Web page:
University of Toledo

Graduates: 4616
Undergraduates: 16837
Graduates: 4616
Setting: Urban
In-state Tuition: $9,054.00
Out-of-state Tuition: $18,174.00
Student/Faculty Ratio: 20:01
SAT / ACT / GPA: 1160 / 25 / 3.2
Public/Private: Public
Male/Female Ratio: 52:48
Campus Housing: Yes
Religious Affiliation: N/A
Campus Housing: Yes
Acceptance Rate: 94%

The University of Toledo, commonly referred to as Toledo or UT, is a public research university located in Toledo, Ohio, United States. The university also operates a 450-acre (180 ha) Health Science campus, also known as the University of Toledo Medical Center, in the West Toledo neighborhood of Toledo; a 160-acre (65 ha) satellite campus in the Scott Park neighborhood of Toledo; the Center for the Visual Arts is located in downtown Toledo at the Toledo Museum of Art; and a research and education facility, known as the The Lake Erie Center, is at the Maumee Bay State Park.
 
The university was founded in 1872 in downtown Toledo as the Toledo University of Arts and Trades. The first would eventually be turned over to the city of Toledo and reopened in 1884 as the Toledo Manual Training School and developed from a vocational school into a university through the late 1800s. The university moved to its current location in the Ottawa neighborhood in 1931. Since its establishment, the university has physically expanded to include more than 100 major buildings with a combined area of more 1,400 acres (570 ha) and transformed its academic program from a vocational and secondary education into a comprehensive research university, known for its curriculum in the science, engineering, and medical fields. Toledo has over 100,000 living alumni and has a current enrollment of over 20,000 students. The university has a vibrant campus life, with over 300 student organizations. Its athletic teams, called the Rockets, are members of the Mid-American Conference.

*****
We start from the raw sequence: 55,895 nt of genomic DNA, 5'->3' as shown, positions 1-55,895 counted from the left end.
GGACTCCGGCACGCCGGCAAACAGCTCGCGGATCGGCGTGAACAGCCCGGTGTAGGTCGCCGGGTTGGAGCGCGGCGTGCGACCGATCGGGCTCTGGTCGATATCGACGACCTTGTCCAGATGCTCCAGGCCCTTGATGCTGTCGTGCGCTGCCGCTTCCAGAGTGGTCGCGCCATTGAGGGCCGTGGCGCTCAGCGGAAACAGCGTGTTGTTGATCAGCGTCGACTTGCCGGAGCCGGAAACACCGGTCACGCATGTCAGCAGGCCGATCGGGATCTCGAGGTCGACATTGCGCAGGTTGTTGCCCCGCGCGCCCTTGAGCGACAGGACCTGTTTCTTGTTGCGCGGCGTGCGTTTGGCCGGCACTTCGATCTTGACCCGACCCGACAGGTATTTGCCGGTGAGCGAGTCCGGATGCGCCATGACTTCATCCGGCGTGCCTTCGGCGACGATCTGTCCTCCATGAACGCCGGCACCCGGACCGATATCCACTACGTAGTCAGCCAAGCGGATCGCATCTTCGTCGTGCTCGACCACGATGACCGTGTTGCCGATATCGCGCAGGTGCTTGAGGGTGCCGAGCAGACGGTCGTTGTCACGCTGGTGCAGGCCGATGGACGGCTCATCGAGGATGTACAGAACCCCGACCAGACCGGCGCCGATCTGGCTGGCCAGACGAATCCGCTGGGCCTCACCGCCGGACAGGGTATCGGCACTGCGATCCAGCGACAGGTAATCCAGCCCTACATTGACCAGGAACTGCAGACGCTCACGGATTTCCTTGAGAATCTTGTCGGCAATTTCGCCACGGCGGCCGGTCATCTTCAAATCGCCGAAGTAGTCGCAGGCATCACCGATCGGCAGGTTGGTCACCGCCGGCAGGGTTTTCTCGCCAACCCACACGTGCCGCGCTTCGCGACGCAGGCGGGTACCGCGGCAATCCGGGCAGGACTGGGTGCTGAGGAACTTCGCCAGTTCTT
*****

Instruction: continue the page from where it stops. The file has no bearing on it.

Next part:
The mission of The University of Toledo is to improve the human condition; to advance knowledge through excellence in learning, discovery and engagement; and to serve as a diverse, student-centered public metropolitan research university.

The University of Toledo began in 1872 as a private arts and trades school offering subjects such as painting and architectural drawing. The idea behind the school was fostered by Jesup Wakeman Scott, a local newspaper editor, who published a pamphlet in 1868 entitled "Toledo: Future Great City of the World." Scott's publication expressed his belief that the center of world commerce was moving westward, and by 1900 would be located in Toledo. In preparation for the expected westward expansion of world commerce to Toledo Scott donated 160 acres of land as an endowment for a university and The Toledo University of Arts and Trades was incorporated on October 12, 1872. The university's original mission was to "furnish artists and artisans with the best facilities for a high culture in their professions...." Scott died in 1874, a year before the university opened in an old church building downtown Toledo.By the late 1870s the school was in financial trouble and after thirty years in operation, the school closed in 1878.On January 8, 1884, the assets of the school became property of the city of Toledo. The school reopened as the under direction of the city as the Toledo Manual Training School. It offered a three-year program for students at least 13 years old who received both academic and manual instruction.